- The Washington Times - Thursday, March 2, 2017

The House Appropriations Committee dropped a defense spending bill Thursday that aims to keep the military running through September, the end of the current fiscal year.

The spending measure is slated to be voted on next week and represents the biggest chunk of the federal funding — usually spread across 12 bills — that lawmakers are expected to take up over the coming weeks as they look to avert a partial government shutdown.

The measure sets aside $577.9 billion for the military, bringing total defense funding for fiscal 2017 to $583.7 billion — almost a $11 billion increase over 2016. It includes $516.1 in base defense funding and $61.8 million in war funding.

“The singular most important duty of Congress is to provide for our nation’s defense, and the rebuilding of our nation’s military starts with this bill,” said Rep. Rodney Frelinghuysen, chairman of the House Appropriations Committee. “This legislation provides responsible funding to ensure that our troops have the resources they need to remain the very best in the world, and to fulfill the mission of protecting our country and our way of life.”

Congress passed a stopgap spending bill in December to keep federal agencies running until April 28, allowing them to avoid a partial government shutdown and buying time for the Trump administration to get its people in place before lawmakers returned to the spending debate.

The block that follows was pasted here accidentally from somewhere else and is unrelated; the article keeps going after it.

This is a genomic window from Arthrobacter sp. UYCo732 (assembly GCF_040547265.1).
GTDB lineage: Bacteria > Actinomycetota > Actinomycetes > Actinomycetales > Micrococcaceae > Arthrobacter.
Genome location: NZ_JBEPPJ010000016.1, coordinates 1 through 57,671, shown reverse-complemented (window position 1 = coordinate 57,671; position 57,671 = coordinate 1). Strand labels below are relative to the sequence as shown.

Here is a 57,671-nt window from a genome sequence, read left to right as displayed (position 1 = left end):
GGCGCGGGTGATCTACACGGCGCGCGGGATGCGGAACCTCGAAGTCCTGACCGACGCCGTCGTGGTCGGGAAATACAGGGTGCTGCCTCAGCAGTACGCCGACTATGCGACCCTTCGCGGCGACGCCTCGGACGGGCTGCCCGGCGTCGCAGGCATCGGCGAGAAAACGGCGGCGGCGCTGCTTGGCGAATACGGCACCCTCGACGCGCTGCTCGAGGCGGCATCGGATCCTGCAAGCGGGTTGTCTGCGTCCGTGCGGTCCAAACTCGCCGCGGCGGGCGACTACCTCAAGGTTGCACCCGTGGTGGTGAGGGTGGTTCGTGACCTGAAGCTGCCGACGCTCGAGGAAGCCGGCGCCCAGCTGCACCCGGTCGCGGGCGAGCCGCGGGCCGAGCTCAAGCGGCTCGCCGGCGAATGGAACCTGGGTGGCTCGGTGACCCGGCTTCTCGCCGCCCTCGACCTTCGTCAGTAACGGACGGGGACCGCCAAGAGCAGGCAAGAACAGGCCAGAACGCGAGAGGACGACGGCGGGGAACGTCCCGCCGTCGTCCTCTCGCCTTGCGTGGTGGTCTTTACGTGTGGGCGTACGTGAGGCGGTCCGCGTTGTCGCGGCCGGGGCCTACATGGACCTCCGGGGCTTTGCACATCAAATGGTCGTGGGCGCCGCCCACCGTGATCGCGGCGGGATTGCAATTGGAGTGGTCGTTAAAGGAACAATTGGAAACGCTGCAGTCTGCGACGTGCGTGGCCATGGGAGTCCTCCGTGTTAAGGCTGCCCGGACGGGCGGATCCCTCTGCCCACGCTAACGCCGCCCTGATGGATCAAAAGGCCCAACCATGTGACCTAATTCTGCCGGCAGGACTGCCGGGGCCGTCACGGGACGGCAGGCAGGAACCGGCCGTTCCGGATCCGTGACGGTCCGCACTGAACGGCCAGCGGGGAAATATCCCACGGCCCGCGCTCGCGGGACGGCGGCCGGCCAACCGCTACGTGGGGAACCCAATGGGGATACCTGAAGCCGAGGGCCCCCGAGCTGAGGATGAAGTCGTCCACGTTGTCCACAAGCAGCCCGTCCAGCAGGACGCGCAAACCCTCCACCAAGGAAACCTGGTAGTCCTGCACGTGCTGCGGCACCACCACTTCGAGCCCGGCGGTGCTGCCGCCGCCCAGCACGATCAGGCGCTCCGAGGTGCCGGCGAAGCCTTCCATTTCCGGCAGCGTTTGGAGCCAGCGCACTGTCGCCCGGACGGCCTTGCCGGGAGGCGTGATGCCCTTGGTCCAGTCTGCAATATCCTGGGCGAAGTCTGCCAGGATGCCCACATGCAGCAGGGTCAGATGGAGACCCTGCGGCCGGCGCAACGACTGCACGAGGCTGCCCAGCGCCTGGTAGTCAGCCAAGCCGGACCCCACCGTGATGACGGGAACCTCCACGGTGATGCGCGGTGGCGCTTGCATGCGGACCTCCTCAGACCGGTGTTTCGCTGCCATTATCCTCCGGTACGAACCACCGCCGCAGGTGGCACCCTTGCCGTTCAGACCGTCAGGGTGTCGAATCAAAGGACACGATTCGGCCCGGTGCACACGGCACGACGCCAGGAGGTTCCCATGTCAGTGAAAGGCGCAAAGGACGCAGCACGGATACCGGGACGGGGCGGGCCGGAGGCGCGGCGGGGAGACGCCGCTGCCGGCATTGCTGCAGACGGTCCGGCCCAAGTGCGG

Rep. Nita Lowey, the ranking member on the House Appropriations Committee, said she is “disappointing that it took until March — nearly halfway into the fiscal year — to bring forward a Defense Appropriations bill that could have and should have been finished more than five months ago.”

“Nevertheless, I thank Democrats and Republicans in the House and Senate for their hard work and cooperation on this product, which keeps faith with caps on discretionary spending,” the New York Democrat said.

Thad Cochran, chairman of the Senate Appropriations committee, said he is optimistic that Congress will vote in favor of the measure.

“We’ve tried to make the best decisions possible, within funding limitations, to support national security priorities like modernization of aging equipment and a pay increase for all military personnel,” Mr. Cochran said. “Our national defense should remain our highest priority, and I encourage the Congress to move to adopt this legislation.”

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